The acronym "NP" describes the class of mathematical puzzles that may or may not have a solution but if they do, the solution is easy to verify.  (Think of Sudoku.)  Such puzzles are at the heart of much of the progress behind the algorithms that power computation and communication, the twin pillars of societal activity in the information age, including science, commerce, banking, security, etc. While verifying a solution to such puzzles is easy, just how difficult it is to find a solution (or decide that none exists) is an open question, one of the great open problems of mathematics today, known as the "P vs. NP problem. Many puzzles in the class NP are known to be as hard as they can get; these problems are called "NP-complete."  At the other end of the spectrum is the class "P" of "tractable" problems, i.e., problems solvable in "polynomial time" -- a theoretical benchmark of efficiency.  NP-problems that do not belong to either extreme (neither in P nor NP-complete) are called "NP-intermediate." In contrast to the vast collection of important problems known to be NP-complete and the rich set of problems in P, there are very few natural candidates for NP-intermediateness.  One of the most prominent among these is the Graph Isomorphism (GI) problem that asks the simple question, given two networks of nodes and links, are they in effect the same (after relabeling the nodes)?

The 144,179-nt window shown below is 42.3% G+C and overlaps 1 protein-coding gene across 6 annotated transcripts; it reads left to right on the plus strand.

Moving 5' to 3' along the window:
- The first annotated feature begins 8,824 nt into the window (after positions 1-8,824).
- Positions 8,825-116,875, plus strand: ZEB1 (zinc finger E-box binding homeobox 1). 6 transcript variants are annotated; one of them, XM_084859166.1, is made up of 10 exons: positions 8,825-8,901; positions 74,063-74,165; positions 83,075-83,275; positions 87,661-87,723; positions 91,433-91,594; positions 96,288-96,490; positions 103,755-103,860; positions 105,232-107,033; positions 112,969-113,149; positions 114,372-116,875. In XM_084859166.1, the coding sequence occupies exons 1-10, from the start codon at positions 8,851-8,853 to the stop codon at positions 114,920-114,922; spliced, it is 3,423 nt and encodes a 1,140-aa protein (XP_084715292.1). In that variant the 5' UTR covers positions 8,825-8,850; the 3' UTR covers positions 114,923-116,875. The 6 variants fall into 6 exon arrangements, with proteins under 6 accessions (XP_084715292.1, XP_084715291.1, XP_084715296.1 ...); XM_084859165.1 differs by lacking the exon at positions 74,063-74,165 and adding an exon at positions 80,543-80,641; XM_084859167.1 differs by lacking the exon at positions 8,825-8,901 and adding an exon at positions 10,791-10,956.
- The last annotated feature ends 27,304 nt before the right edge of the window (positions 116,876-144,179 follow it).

The PI has recently achieved a result on the complexity of GI that has been hailed as a breakthrough.  For three decades, the best bound was "moderately exponential" (Luks, 1983), still far out in the intractable domain, but not as bad as "exponential," the suspected complexity of NP-complete problems.  Recently the PI dramatically reduced the complexity estimate, down to "quasipolynomial," a complexity status "in the suburbs" of the tractable domain, borrowing Scott Aaronson's phrase. The result required a deeper understanding of the interplay between the notions of symmetry and regularity of mathematical objects.  The gap between these two related notions is the essence of the GI problem.  "Group theory" is the name of the algebraic theory of symmetry; this classical branch of mathematics has provided the key tools for the PI's work.